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Wisconsin Democratic Gov.-elect Tony Evers. Photo: Scott Olson/Getty Images

Wisconsin's Republican-controlled legislature took a highly unusual step in the lame-duck session Wednesday morning and approved a raft of measures that will strip powers from incoming Democratic Gov. Tony Evers and Attorney General Josh Kaul.

Why it matters: Limiting Evers' authority will make it increasingly difficult for him to implement campaign promises, and it will extend years of fierce ideological skirmishes in the battleground state Republicans have fully controlled for years.

Timing: The last-ditch effort, which outraged Democrats call a blatant "power grab," comes less than a month after Evers and Kaul defeated the state's Republican incumbents.

The backdrop: The move mirrors a similar one made by North Carolina Republicans two years ago, during which they successfully stripped powers of Democratic Gov. Roy Cooper.

  • Michigan's Republican-controlled legislature is also currently considering measures to weaken the powers of incoming Democratic of Gov. Gretchen Whitmer, Attorney General Dana Nessel and Secretary of State Jocelyn Benson.

What they're saying: Wisconsin Republicans are defending their efforts as necessary to balance the power of the legislature and the executive branch. Gov. Scott Walker, who now gets a final chance to reshape state government before leaving office in January, signaled to reporters this week that he supports the proposals.

  • Meanwhile, Evers and other Democrats have threatened to take legal action, arguing that Republicans are trying to invalidate election results: "We're not going back in time to re-vote this election. I won and I'm more than willing to work with the legislature going forward," Evers said this week.

Some of the key measures Wisconsin Republicans approved will:

  • Make it difficult for Evers and Kaul to withdraw the state from a Republican lawsuit challenging Obamacare and to exercise oversight or have the power to roll back conservative policies.
  • Allow lawmakers to hire private attorneys to replace Kaul on certain lawsuits, enabling Republicans to better defend conservative laws if challenged in court.
  • Slash early voting to a two-week window before elections, a move that will deprive counties that currently decide when to start. Democratic strongholds like Madison and Milwaukee began early voting six weeks before last month’s midterm contests.
    • This proposal is almost certain to trigger a court challenge because a federal judge struck down a similar proposal as unconstitutional in 2016.
  • Require Evers to get permission from lawmakers to ban guns in the state capital.

One of the most controversial proposals — a plan to move the date of the 2020 presidential primary from April to March — is dead after a committee vote Monday.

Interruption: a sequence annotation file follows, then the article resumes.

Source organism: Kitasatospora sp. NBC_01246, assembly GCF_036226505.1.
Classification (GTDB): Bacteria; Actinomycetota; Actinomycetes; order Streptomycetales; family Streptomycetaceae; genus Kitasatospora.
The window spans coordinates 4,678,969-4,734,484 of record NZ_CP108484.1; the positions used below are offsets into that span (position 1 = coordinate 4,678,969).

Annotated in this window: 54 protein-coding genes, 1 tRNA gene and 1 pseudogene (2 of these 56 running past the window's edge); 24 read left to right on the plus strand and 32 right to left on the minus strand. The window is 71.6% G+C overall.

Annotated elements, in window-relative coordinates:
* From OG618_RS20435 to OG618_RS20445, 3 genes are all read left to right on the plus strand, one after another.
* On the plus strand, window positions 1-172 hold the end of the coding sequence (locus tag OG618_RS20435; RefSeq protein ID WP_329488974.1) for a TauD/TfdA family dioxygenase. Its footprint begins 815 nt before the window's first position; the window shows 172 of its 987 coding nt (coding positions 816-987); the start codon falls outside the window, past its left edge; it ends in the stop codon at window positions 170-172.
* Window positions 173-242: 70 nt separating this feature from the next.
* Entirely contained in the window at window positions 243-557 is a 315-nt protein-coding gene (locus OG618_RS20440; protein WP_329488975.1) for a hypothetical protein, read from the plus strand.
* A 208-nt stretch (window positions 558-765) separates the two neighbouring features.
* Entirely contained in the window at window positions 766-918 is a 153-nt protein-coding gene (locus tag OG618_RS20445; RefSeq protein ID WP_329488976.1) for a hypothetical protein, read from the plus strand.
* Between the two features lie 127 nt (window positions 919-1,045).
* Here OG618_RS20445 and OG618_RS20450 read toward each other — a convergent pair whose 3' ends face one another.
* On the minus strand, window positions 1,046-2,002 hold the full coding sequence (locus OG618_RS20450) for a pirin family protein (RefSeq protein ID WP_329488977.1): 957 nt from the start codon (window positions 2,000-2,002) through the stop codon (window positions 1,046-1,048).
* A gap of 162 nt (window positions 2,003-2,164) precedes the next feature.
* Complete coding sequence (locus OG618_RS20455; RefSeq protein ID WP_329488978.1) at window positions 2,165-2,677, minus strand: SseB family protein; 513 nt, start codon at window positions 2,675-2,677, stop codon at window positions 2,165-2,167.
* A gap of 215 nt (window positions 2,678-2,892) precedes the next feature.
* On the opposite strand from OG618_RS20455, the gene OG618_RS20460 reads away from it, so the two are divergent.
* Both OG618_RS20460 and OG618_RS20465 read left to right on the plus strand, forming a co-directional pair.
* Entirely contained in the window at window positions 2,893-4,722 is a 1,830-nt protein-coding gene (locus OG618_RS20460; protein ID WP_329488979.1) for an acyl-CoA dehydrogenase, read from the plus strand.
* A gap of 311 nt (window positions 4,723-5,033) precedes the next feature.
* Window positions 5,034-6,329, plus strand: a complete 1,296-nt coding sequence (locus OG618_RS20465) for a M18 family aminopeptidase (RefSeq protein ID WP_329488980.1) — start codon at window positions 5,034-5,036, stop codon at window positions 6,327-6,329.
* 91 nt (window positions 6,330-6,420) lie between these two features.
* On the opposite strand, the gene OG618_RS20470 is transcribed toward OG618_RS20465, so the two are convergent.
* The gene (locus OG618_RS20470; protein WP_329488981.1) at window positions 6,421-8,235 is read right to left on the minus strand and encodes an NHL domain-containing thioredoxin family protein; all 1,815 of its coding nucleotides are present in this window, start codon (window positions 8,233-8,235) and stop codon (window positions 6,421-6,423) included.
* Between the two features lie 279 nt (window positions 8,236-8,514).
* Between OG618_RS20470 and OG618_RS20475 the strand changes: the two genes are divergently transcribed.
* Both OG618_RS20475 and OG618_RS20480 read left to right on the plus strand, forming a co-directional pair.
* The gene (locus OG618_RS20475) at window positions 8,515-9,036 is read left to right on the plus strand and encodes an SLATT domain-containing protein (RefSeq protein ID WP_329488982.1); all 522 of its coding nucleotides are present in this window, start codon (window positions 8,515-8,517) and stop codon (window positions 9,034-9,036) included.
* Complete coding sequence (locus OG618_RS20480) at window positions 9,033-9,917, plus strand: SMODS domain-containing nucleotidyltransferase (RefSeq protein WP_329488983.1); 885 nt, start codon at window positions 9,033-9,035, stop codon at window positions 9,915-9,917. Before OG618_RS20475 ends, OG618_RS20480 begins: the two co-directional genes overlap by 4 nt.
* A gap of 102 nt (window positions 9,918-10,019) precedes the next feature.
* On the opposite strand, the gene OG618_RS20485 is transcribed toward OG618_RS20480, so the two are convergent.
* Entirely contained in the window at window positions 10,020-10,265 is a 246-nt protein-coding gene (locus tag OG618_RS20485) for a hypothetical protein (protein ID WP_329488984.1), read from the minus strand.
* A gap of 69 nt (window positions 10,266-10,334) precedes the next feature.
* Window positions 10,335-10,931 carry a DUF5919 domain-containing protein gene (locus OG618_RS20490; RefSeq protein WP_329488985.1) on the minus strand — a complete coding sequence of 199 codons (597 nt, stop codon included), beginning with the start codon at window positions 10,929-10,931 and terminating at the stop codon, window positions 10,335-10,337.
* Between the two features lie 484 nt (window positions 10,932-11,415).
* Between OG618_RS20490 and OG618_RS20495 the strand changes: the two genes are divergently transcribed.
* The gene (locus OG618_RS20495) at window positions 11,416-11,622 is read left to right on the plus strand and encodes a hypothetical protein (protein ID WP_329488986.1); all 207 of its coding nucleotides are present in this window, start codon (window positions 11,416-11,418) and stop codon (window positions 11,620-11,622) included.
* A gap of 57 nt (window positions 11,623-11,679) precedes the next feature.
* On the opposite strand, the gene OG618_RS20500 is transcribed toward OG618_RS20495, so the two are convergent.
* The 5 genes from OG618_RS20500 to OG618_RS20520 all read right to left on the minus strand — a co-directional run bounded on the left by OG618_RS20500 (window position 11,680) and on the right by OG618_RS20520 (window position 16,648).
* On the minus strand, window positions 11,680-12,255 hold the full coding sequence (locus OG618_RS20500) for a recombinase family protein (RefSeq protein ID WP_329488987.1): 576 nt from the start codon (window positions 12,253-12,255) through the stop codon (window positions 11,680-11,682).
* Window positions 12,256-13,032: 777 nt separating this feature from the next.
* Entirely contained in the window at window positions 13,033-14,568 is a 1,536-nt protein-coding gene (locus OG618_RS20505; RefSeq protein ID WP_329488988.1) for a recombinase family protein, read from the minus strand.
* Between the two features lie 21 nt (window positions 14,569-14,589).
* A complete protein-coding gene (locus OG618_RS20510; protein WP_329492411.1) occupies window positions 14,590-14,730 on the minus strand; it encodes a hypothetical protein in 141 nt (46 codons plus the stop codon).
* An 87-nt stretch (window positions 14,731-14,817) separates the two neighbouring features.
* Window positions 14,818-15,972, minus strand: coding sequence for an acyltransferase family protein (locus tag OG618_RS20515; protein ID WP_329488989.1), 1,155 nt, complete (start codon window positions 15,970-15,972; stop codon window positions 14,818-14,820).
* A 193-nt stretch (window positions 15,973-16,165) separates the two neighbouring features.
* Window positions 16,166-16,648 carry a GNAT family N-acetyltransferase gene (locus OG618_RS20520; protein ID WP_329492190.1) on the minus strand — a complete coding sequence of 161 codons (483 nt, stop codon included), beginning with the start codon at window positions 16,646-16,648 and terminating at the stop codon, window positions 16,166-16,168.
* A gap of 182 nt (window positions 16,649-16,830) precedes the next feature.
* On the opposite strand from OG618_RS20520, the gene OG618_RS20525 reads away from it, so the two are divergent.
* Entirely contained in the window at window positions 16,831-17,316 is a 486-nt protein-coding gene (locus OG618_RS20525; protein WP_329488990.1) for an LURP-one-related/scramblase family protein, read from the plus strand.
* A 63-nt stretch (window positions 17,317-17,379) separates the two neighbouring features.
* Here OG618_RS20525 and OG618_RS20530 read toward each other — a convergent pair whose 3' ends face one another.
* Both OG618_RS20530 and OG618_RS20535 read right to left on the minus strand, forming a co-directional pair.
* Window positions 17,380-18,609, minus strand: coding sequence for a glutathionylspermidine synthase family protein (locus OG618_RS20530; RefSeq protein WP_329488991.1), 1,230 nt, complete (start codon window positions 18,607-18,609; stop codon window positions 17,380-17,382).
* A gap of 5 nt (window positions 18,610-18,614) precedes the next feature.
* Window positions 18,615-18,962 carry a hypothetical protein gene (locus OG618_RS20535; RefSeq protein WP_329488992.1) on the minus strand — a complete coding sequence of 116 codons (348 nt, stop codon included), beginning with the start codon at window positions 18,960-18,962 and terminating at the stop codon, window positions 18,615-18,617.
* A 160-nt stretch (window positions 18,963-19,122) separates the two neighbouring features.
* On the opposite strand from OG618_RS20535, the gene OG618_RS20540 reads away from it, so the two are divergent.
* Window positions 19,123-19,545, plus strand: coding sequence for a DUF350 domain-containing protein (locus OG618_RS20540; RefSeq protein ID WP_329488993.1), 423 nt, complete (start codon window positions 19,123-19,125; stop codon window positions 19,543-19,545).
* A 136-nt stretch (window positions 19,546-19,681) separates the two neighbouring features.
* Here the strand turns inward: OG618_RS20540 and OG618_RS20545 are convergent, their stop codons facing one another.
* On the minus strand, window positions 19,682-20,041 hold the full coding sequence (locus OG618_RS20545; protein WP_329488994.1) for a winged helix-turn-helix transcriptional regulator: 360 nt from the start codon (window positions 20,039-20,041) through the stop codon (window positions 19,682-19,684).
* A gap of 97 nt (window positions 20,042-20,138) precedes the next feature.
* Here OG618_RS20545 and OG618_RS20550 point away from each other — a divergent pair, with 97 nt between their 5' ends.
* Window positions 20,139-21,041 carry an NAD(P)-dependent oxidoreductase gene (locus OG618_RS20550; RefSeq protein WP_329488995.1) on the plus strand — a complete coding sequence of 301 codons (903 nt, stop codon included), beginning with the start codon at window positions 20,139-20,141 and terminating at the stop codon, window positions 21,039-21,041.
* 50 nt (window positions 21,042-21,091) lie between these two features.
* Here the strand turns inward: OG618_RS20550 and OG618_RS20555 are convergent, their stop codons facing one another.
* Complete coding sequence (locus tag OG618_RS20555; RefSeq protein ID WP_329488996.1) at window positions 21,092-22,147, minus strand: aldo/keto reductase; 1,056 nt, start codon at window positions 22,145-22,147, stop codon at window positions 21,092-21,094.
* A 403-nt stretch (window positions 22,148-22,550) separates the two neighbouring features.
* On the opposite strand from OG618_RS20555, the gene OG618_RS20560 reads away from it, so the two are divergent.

• Why it matters: Local reports said it's an attempt by Republicans to safeguard conservative state Supreme Court Justice Daniel Kelly, who will be on the April ballot, out of fear that a Democratic wave could cost Kelly his job.

Go deeper

Wall Street pencils in virus variants as latest economic risk

Illustration: Aïda Amer/Axios

Wall Street is pinning its bets of an economic rebound this year on mass vaccinations and a virus brought under control, but new coronavirus strains threaten that sunny outlook, a number of firms are warning.

Why it matters: None downgraded growth forecasts because of the variants, but they’re acknowledging there’s a new asterisk to the anticipated economic recovery.

20 mins ago - Health

Merck ends COVID-19 vaccine development

Photo: TOM MIHALEK/AFP via Getty Images

Merck & Co. is ending development of its two experimental COVID-19 vaccines, after early data showed they could not produce immune responses to the virus, the company announced Monday.

Why it matters: The news leaves one of the top pharmaceutical companies out of the running for producing a vaccine, as demand for the inoculation is outstripping supply.

Dominion files $1.3 billion defamation lawsuit against Rudy Giuliani

Photo: Rey Del Rio/Getty Images

Dominion Voting Systems filed a defamation lawsuit against Rudy Giuliani on Monday seeking $1.3 billion in damages for his "demonstrably false” allegations about the company's voting machines, the New York Times reports.

Why it matters: Giuliani led former President Trump's efforts to overturn the results of the election and spread the baseless conspiracy theory that Dominion's voting machines flipped votes from Trump to Joe Biden.

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